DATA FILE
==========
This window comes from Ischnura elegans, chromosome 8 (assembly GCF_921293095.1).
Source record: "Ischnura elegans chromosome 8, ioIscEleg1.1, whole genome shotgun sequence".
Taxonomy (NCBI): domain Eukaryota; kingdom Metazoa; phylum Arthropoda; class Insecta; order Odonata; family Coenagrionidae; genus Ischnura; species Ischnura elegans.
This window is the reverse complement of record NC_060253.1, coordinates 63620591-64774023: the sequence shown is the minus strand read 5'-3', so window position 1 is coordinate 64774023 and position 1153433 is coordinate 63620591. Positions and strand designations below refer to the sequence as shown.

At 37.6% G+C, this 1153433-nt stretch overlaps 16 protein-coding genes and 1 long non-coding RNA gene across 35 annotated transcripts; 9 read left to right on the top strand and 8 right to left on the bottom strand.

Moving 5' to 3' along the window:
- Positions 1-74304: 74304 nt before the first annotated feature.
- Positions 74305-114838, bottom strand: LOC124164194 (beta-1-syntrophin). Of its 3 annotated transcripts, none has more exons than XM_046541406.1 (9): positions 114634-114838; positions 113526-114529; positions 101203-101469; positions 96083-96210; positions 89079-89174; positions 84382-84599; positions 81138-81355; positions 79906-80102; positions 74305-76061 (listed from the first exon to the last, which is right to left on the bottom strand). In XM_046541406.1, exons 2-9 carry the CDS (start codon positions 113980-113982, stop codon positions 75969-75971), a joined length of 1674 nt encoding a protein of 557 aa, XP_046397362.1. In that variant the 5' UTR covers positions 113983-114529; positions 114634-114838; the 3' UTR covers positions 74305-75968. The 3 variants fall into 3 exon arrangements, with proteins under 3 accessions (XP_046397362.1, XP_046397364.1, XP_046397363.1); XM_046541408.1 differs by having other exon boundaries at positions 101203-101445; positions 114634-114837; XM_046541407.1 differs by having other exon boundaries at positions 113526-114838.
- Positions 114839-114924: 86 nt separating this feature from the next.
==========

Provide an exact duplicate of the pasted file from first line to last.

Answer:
This window comes from Ischnura elegans, chromosome 8 (assembly GCF_921293095.1).
Source record: "Ischnura elegans chromosome 8, ioIscEleg1.1, whole genome shotgun sequence".
Taxonomy (NCBI): domain Eukaryota; kingdom Metazoa; phylum Arthropoda; class Insecta; order Odonata; family Coenagrionidae; genus Ischnura; species Ischnura elegans.
This window is the reverse complement of record NC_060253.1, coordinates 63620591-64774023: the sequence shown is the minus strand read 5'-3', so window position 1 is coordinate 64774023 and position 1153433 is coordinate 63620591. Positions and strand designations below refer to the sequence as shown.

At 37.6% G+C, this 1153433-nt stretch overlaps 16 protein-coding genes and 1 long non-coding RNA gene across 35 annotated transcripts; 9 read left to right on the top strand and 8 right to left on the bottom strand.

Moving 5' to 3' along the window:
- Positions 1-74304: 74304 nt before the first annotated feature.
- Positions 74305-114838, bottom strand: LOC124164194 (beta-1-syntrophin). Of its 3 annotated transcripts, none has more exons than XM_046541406.1 (9): positions 114634-114838; positions 113526-114529; positions 101203-101469; positions 96083-96210; positions 89079-89174; positions 84382-84599; positions 81138-81355; positions 79906-80102; positions 74305-76061 (listed from the first exon to the last, which is right to left on the bottom strand). In XM_046541406.1, exons 2-9 carry the CDS (start codon positions 113980-113982, stop codon positions 75969-75971), a joined length of 1674 nt encoding a protein of 557 aa, XP_046397362.1. In that variant the 5' UTR covers positions 113983-114529; positions 114634-114838; the 3' UTR covers positions 74305-75968. The 3 variants fall into 3 exon arrangements, with proteins under 3 accessions (XP_046397362.1, XP_046397364.1, XP_046397363.1); XM_046541408.1 differs by having other exon boundaries at positions 101203-101445; positions 114634-114837; XM_046541407.1 differs by having other exon boundaries at positions 113526-114838.
- Positions 114839-114924: 86 nt separating this feature from the next.